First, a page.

wherein neither the baseline likelihood nor the occupant support related likelihood is based on the data representing the sensed external parameter.
  3. The system of claim 2 wherein the occupant support related likelihood depends on at least one of a siderail configuration, a support deck elevation, and a reading from a patient position monitoring system.
  4. The system of any preceding claim wherein the sensed external parameter is related to one or more of 1) an animate object, 2) an inanimate, spatially fixed object, 3) an inanimate, movable object and 4) an ambient condition.
  5. The system of any preceding claim wherein the sensing subsystem includes a suite of RFID components.
  6. The system of claim 5 wherein the sensed external parameter is related to an object and the suite of RFID components includes an RFID reader associated with the occupant support or occupant and an RFID tag associated with the object.
  7. The system of any preceding claim wherein the received data includes an attribute of the sensed external parameter.
  8. The system of any preceding claim wherein the external parameter is a parameter representing an object or a condition in the region of interest and wherein the region of interest does not include either the occupant support or the occupant.
  9. The monitoring system of any preceding claim comprising:
    a memory containing information about a region of interest relative to an occupant support;
    wherein the processor is adapted to:
    1) accept the information about the region of interest from the memory;
    2) execute machine readable instructions thereby causing the monitoring system to evaluate, based on the accepted and received information, a likelihood that an occupant of the occupant support will attempt egress from the occupant support; and
    3) generate a notification of the likelihood.
  10. The monitoring system of claim 9 wherein the information in the memory about the region of interest is information about an inanimate and spatially fixed object in the region of interest.
  11. The monitoring system of claim 10 wherein the information in the memory about the region of interest is information about at least one of the identity of the object and the spatial relationship between the object and the occupant support or the occupant.
  12. The system of any one of claims 9 to 11 wherein the likelihood generated by the processor by executing the machine readable instructions is an overall likelihood which accounts for the accepted information about the region of interest from the memory and the received data representative of at least one external parameter, and also accounts for at least one of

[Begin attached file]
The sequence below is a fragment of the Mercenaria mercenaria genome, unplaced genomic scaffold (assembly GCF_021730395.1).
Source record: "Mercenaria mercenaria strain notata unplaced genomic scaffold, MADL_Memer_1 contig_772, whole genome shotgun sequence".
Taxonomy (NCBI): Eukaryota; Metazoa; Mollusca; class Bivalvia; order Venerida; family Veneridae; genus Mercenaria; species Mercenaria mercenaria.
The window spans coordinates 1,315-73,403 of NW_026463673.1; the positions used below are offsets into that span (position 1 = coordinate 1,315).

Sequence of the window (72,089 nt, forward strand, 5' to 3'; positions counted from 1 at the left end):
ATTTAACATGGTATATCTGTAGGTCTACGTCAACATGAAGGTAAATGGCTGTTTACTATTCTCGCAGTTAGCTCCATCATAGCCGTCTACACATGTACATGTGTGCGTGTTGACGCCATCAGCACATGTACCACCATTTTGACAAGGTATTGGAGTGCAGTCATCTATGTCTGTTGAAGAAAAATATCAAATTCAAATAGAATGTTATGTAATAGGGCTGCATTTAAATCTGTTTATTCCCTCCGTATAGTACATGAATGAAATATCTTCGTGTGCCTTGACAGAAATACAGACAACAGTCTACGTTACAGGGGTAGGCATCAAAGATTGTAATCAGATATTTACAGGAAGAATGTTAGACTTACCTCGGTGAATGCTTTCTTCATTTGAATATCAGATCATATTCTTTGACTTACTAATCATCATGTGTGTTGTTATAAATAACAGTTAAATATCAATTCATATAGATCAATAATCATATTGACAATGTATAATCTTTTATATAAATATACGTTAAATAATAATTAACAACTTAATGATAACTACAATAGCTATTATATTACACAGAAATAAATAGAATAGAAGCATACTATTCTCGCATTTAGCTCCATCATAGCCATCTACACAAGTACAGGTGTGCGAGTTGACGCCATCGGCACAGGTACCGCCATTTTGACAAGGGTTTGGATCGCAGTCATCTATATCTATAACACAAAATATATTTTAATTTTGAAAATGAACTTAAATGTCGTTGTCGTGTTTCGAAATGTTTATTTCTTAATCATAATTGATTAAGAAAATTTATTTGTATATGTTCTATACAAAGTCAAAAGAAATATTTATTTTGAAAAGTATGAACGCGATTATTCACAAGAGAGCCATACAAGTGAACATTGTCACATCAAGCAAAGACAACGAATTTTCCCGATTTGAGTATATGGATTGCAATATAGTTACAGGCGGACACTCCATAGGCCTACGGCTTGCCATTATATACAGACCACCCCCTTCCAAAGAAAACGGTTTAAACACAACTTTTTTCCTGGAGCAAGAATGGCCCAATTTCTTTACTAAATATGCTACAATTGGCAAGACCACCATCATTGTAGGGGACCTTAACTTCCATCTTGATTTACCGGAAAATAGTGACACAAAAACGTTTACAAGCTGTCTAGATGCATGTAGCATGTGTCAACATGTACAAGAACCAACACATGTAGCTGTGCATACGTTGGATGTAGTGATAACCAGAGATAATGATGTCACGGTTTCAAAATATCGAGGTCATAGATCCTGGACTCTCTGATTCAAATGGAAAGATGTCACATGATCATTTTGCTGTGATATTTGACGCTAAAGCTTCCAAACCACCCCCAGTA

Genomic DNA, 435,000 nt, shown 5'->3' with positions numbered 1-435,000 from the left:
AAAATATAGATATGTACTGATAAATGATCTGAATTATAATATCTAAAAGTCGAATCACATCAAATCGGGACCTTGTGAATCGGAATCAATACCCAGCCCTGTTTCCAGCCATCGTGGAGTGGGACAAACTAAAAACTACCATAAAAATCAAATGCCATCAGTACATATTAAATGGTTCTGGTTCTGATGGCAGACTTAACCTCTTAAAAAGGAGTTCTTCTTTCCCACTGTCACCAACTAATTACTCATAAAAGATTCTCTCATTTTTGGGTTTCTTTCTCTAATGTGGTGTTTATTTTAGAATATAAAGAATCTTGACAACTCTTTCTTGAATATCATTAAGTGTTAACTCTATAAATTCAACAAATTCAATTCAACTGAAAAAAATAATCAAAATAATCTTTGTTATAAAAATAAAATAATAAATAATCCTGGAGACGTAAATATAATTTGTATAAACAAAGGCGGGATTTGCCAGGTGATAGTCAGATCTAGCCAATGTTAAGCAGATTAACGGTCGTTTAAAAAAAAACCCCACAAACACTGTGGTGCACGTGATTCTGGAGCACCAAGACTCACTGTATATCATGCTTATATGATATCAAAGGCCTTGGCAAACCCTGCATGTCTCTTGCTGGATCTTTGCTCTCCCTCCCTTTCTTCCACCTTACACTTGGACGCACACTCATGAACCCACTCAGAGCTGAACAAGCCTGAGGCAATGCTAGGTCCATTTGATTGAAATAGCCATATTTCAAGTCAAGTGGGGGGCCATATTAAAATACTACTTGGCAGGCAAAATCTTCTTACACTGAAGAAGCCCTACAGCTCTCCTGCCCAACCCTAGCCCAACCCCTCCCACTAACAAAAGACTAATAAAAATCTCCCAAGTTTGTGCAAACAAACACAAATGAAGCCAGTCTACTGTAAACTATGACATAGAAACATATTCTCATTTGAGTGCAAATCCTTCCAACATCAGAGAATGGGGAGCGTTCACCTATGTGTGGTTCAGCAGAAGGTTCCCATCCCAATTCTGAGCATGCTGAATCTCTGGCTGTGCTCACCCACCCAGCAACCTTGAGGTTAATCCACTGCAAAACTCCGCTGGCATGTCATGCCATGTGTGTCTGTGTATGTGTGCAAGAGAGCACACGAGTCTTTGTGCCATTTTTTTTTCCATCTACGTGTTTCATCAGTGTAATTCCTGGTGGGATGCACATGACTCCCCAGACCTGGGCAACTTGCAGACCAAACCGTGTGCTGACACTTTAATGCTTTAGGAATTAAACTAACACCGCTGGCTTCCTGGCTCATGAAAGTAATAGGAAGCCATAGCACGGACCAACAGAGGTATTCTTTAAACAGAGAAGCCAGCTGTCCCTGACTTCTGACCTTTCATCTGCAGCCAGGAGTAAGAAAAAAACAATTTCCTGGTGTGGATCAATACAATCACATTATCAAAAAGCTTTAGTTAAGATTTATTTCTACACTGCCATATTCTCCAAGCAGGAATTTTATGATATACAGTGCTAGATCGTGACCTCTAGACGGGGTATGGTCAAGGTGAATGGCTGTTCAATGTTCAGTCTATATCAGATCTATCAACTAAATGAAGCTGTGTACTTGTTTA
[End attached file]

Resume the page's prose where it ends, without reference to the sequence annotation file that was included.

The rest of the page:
1) a baseline likelihood that the occupant will attempt egress, and
    2) an occupant support related likelihood that the occupant will attempt egress,
    and
    wherein neither the baseline likelihood nor the occupant support related likelihood is based on either or both of the accepted information about the region of interest from the memory and the received data representative of at least one external parameter.
  13. The system of any one of claims 9 to 12 wherein the data representating the sensed external parameter is not included in the information about the region of interest stored in the memory.
  14. A method of predicting the likelihood that an occupant of an occupant support will attempt an egress from the occupant support comprising:
    receiving data representing a sensed external parameter;
    evaluating, based on the received data, the likelihood of egress.
  15. The method of claim 14 including the step of:
    accepting information about a region of interest from a memory;
    and wherein the evaluating step is based on both the received data and the accepted information.
  16. The method of claim 15 wherein the information about the region of interest is information about at least one of the identity of the object and the spatial relationship between the object and the occupant support or the occupant.
  17. The method of either claim 16 or claim 17 wherein the information about the region of interest is information about an inanimate and spatially fixed object in the region of interest.
  18. The method of any one of claims 14 to 17 wherein the external parameter is related to one or more of 1) an animate object, 2) an inanimate, spatially fixed object, 3) an inanimate, movable object and 4) an ambient condition.
  19. The method of any one of claims 14 to 18 wherein the method includes the step of generating a notification of the likelihood.
  20. The method of any one of claims 14 to 19 wherein the external parameter is a parameter representing an object or a condition in the region of interest and wherein the region of interest does not include either the occupant support or the occupant.
  21. The method of any one of claims 14 to 20 wherein the likelihood is an overall likelihood which accounts for the sensed external parameter and also accounts for at least one of
    1) a baseline likelihood that the occupant will attempt egress, and
    2) an occupant support related likelihood that the occupant will attempt egress,
    and
    wherein neither the baseline likelihood nor the occupant support related likelihood is based on the data representing the sensed external parameter.
  22. The method of claim 21 wherein the occupant support related likelihood depends on at least one of a siderail configuration, a support deck elevation, and a reading from a patient position monitoring system.
EP17152025.7A 2016-06-08 2017-01-18 Monitoring system and method Pending EP3254611A1 (en)

Priority Applications (1)

Application Number Priority Date Filing Date Title
US201662347324P true 2016-06-08 2016-06-08

Publications (1)

Publication Number Publication Date
EP3254611A1 true EP3254611A1 (en) 2017-12-13